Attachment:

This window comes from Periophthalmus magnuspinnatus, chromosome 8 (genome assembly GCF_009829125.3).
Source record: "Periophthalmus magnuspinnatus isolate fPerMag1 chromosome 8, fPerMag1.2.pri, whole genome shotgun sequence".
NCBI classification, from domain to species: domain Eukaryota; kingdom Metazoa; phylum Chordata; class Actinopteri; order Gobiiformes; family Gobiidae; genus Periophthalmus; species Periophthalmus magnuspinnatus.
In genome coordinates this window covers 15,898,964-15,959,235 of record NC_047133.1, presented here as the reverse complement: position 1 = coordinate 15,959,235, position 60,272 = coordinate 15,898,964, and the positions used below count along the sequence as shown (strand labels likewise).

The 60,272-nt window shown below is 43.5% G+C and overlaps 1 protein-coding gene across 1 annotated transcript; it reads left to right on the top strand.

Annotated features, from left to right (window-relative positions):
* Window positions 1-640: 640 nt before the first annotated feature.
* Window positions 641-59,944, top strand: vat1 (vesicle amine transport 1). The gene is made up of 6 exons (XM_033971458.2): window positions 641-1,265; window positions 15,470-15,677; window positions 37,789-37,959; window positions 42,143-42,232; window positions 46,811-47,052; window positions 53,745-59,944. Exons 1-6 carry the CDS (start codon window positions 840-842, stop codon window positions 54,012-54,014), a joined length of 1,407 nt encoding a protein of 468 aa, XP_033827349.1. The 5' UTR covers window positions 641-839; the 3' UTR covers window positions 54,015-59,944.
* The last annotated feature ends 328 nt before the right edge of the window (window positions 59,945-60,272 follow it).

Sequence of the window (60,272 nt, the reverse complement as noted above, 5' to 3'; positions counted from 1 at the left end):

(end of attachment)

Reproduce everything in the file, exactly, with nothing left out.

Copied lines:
This window comes from Periophthalmus magnuspinnatus, chromosome 8 (genome assembly GCF_009829125.3).
Source record: "Periophthalmus magnuspinnatus isolate fPerMag1 chromosome 8, fPerMag1.2.pri, whole genome shotgun sequence".
NCBI classification, from domain to species: domain Eukaryota; kingdom Metazoa; phylum Chordata; class Actinopteri; order Gobiiformes; family Gobiidae; genus Periophthalmus; species Periophthalmus magnuspinnatus.
In genome coordinates this window covers 15,898,964-15,959,235 of record NC_047133.1, presented here as the reverse complement: position 1 = coordinate 15,959,235, position 60,272 = coordinate 15,898,964, and the positions used below count along the sequence as shown (strand labels likewise).

The 60,272-nt window shown below is 43.5% G+C and overlaps 1 protein-coding gene across 1 annotated transcript; it reads left to right on the top strand.

Annotated features, from left to right (window-relative positions):
* Window positions 1-640: 640 nt before the first annotated feature.
* Window positions 641-59,944, top strand: vat1 (vesicle amine transport 1). The gene is made up of 6 exons (XM_033971458.2): window positions 641-1,265; window positions 15,470-15,677; window positions 37,789-37,959; window positions 42,143-42,232; window positions 46,811-47,052; window positions 53,745-59,944. Exons 1-6 carry the CDS (start codon window positions 840-842, stop codon window positions 54,012-54,014), a joined length of 1,407 nt encoding a protein of 468 aa, XP_033827349.1. The 5' UTR covers window positions 641-839; the 3' UTR covers window positions 54,015-59,944.
* The last annotated feature ends 328 nt before the right edge of the window (window positions 59,945-60,272 follow it).

Sequence of the window (60,272 nt, the reverse complement as noted above, 5' to 3'; positions counted from 1 at the left end):